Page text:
Today I had a busy day that was marred with the everyday difficulties of professional life in Ghana – first AC not working, then light off and AC and Internet not working and the battery slowly dying on my laptop…and finally – light is back! – but now Internet is not working! I wanted to cry. But instead I opened this envelope my colleague Kobina had given to me earlier in the day.
It contained a beautiful card with a little bird on it and inside a thank you note.
Immediately, my mood changed from deeply sour to quite happy – after all something I had done had influenced another person to the point of writing me a note to say thank you!
“It began in the spring of 1999. I was asked to visit Princess Lolwah al Faisal in Jeddah, as part of a team of senior academic administrators, to see how we could help start a liberal arts college for women, the first institution of its kind in Saudi Arabia. After our visit, we submitted a 20-page proposal, with important-sounding recommendations, and a five-year implementation time-line – and it was rejected!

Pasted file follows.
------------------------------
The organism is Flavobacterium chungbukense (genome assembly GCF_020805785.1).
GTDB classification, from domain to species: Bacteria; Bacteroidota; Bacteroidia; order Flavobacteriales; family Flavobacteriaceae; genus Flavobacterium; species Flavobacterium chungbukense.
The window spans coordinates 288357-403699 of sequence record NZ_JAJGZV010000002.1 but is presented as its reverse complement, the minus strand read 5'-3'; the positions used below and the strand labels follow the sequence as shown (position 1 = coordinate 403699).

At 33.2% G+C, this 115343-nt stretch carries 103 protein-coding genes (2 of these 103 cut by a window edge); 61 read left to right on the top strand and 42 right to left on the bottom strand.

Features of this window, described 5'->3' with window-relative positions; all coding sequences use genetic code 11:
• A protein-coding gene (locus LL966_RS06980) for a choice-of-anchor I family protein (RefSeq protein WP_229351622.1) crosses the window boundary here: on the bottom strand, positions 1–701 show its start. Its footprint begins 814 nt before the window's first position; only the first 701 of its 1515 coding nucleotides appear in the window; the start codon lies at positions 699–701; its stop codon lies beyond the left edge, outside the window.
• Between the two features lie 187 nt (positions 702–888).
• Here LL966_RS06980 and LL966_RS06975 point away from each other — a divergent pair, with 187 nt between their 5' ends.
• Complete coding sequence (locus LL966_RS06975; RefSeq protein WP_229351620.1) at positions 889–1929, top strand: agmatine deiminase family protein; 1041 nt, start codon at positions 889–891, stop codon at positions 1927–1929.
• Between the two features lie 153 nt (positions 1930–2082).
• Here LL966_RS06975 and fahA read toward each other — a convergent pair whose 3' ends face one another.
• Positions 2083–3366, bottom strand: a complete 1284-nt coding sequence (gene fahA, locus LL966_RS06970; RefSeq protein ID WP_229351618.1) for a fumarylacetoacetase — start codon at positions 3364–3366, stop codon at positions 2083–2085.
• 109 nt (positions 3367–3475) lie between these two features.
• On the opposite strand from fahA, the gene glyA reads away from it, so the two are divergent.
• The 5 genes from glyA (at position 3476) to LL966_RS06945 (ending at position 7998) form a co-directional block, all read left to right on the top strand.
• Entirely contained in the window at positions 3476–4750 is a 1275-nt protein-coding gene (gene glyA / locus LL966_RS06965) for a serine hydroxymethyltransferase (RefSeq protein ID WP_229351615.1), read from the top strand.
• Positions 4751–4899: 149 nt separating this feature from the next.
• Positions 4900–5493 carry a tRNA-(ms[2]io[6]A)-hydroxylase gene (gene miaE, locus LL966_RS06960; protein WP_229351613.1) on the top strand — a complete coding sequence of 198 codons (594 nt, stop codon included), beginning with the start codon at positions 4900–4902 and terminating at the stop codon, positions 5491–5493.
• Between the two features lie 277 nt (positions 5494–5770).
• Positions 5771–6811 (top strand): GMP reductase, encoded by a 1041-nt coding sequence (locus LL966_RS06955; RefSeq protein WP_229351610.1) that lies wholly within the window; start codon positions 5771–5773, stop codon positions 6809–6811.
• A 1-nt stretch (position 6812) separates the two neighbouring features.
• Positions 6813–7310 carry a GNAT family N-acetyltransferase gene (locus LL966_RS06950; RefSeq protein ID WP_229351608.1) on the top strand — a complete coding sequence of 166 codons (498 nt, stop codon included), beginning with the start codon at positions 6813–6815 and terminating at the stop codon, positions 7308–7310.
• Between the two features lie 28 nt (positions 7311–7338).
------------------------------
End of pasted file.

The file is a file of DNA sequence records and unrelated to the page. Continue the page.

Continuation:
I felt disconsolate, as I knew intuitively that I had the skill-set that the Faisal Family needed to establish Effat College. So I did what my mother had always taught me: I wrote a thank you note. In a single page I drew up my vision of the college. What I learned later was that there was no one in Jeddah qualified to interpret the jargon in our first official proposal, but that my simple thank you note showed my willingness to help the Princess.”
Fittingly, Grant ended her speech with encouraging the graduates to remember to write their thank you notes. That is excellent advice. However, in addition to that, I’d hereby like to encourage my readers to respond to the thank you notes you get and tell the writers of those notes how your day was turned around because of their thoughtfulness. Or as my mother-in-law often says:
“Thank you for thanking me!”